Segments: Slices from the Macintosh Life
The Zippy Quest for Jazzy Flash
Aaaah, removable media. Is it not the ultimate storage device? Fill up one unit, pop it out, and pop a new unit into the drive, then keep collecting more stuff. When I started computing in the early 1980s, 5.25″ floppy diskettes were still in use. They were originally 360K in capacity and with some mutilation could go up to 720K. High density version was available, too, with a whopping size of 1.2 MB!
Still the 5.25″ floppy couldn’t fight off the rising star of the time, the 3.5″ diskette, with a top size of 1.4 MB.
Soon 1.4 MB was not enough, and we saw the arrival of the Iomega Bernoulli and SyQuest cartridges. One regret I have about cleaning up my junk collection involves a 10 MB Bernoulli cartridge. It was the size of a college notebook! I threw it out when I moved years ago. I cannot remember the capacity of the Bernoulli media that was battling with the SyQuest. I know that SyQuest cartridges came in capacities of 44 MB, then 88 MB. Knowing that competing products usually outdo their competitor just slightly, I am sure it was probably somewhere around those numbers.
SyQuest EZ 135
Almost out of nowhere, Iomega upped the ante with the Zip drive, at 100 MB and in the 3.5″ form factor, and just a bit thicker than a floppy disk. It was wildly successful and rang the death knell for SyQuest. SyQuest did try to keep up with a 135 MB 3.5″ drive and media, but it was a case of being late to the market.
Iomega even had the 1 GB Jaz, later upgraded to 2 GB.
For my Wall Street PowerBook, I got an Imation SuperDisk with a capacity of 120 MB. Remember what I said about edging out the competition just a little? The SuperDisk drive could also read 3.5″ floppy disks, but again Imation was late to the booming removable hard drive scene and joined other companies as losers to Iomega.
The problem with removable hard drives is that you need the drives to use them. You need some other physical device that has to be hooked up to the computer in order to use the cartridge. I used to have to carry an Iomega USB drive back and forth between the office and home. Sometimes I would remember to bring everything; other times I would forget the power cable for the drive, or the USB cable for the device. Too much hassle!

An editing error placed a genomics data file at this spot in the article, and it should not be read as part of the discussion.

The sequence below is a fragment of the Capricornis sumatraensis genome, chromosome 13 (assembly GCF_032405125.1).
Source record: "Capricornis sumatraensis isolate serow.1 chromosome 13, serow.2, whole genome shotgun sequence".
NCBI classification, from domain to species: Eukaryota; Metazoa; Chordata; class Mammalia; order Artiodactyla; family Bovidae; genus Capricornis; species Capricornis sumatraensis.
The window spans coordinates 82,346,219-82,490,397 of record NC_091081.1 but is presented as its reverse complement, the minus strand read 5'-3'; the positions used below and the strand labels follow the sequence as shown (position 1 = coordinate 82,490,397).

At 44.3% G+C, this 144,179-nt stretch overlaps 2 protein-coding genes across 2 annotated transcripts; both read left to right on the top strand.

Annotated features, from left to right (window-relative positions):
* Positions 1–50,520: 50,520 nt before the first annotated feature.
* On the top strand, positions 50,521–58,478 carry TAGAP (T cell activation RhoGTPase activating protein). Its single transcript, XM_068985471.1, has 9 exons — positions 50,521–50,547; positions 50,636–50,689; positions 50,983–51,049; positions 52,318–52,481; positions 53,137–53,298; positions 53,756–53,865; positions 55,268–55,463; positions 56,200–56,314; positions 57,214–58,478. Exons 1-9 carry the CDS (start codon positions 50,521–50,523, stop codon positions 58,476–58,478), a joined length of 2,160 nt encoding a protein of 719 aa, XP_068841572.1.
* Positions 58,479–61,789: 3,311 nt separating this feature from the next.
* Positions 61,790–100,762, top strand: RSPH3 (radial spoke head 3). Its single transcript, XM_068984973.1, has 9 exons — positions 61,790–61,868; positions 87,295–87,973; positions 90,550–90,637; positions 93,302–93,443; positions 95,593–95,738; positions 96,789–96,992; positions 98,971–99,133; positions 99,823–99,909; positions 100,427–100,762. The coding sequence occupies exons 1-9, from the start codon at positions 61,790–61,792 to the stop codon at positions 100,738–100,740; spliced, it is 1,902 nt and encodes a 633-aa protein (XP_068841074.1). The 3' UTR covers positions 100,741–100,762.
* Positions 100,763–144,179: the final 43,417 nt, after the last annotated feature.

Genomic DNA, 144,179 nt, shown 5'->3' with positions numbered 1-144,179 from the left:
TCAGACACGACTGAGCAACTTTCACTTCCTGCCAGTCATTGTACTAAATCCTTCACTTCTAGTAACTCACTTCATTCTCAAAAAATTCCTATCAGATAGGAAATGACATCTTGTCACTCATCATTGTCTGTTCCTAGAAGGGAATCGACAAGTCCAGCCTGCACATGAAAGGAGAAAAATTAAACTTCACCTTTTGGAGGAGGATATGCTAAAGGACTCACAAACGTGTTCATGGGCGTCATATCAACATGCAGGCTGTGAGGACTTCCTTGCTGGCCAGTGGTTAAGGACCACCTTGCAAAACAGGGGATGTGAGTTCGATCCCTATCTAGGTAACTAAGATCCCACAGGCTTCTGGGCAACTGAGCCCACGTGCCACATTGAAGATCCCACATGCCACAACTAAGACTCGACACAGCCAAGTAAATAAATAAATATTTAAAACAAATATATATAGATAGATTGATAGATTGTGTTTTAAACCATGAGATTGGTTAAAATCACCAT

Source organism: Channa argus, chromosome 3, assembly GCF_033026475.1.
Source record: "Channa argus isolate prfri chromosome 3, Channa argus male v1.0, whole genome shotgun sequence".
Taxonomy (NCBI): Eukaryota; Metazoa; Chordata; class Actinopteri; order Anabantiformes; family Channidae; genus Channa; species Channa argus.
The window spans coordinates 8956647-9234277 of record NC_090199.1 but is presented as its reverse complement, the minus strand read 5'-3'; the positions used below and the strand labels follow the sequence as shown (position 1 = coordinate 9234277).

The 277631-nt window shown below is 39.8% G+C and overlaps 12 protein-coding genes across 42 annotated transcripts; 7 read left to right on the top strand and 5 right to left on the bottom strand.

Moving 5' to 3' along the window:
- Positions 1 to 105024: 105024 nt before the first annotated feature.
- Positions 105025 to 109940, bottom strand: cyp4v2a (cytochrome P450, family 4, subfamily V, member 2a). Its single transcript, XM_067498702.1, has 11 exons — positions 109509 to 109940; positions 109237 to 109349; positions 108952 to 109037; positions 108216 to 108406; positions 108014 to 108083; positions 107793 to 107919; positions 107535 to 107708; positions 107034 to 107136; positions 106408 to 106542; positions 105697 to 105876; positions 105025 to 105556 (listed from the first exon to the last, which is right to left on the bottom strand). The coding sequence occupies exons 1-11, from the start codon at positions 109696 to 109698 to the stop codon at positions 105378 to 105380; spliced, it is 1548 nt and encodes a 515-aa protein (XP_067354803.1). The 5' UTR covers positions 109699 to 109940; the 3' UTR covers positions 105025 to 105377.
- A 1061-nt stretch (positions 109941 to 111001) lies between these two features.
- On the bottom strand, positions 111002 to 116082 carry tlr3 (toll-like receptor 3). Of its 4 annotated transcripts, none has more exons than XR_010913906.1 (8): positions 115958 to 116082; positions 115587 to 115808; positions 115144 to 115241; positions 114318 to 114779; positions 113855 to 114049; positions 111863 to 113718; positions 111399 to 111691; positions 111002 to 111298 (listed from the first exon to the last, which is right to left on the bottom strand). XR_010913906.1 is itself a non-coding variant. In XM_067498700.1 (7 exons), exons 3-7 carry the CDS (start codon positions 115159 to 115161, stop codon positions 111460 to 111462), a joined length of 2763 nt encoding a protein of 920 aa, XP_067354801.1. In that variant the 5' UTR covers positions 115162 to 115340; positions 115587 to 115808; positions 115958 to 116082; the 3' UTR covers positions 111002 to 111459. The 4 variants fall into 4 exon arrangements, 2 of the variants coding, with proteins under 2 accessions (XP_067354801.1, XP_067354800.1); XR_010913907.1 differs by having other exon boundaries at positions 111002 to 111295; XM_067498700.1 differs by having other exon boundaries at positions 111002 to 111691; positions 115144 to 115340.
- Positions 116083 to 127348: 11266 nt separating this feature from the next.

Nowadays, the de facto removable media is the USB flash drive. About the size of the human thumb, you usually just plug them in and start using them. No need for any extra cables. Over the years, I have come to own a few such drives, such as a 2 GB Kingston then a 4 GB SanDisk. It seems not that long ago that I paid $50 for a 128 MB flash drive. These days you can buy a spindle of blank DVDs and get a 512 MB flash drive for free!
USB Flash Drives
Memory cards are somewhat like old removable media, in that you don’t use them directly like flash drives but you must have some kind of card readers. Their most popular use is probably in cameras, but they are also used in other electronic devices, such as cell phones (SIM card), the Wii console, and the Nintendo DS. My first memory card was an 8 MB SD card, used to hold still photos in my ancient camcorder. Later, I got a real digital camera and splurged on a 128 MB CompactFlash card. These days all my cameras use 2 GB SD cards. I also have uses for microSD cards but always have to use them with adapters because they are so small.
Money probably cannot buy you happiness, but it sure can get you lots of removable storage.
Also in This Series
- About My Particular Macintoshes · May 2012
- From the Darkest Hour · May 2012
- Shrinking Into an Expanding World · May 2012
- Growing Up With Apple · May 2012
- Recollections of ATPM by the Plucky Comic Relief · May 2012
- Making the Leap · March 2012
- Digital > Analog > Digital · February 2012
- An Achievable Dream · February 2012
- Smart Move? · February 2012
- Complete Archive
Reader Comments (4)
Now I've just bought a pair of FireWire/USB/eSATA hotswap docks and four 1Tb SATA drives!
And the scary part is I've already filled three of them without really trying. Thinking hard about the latest 2Tb drives next... Just as well they only cost as much as a couple of boxes of 8" disks used to.
$2000 in 1986.
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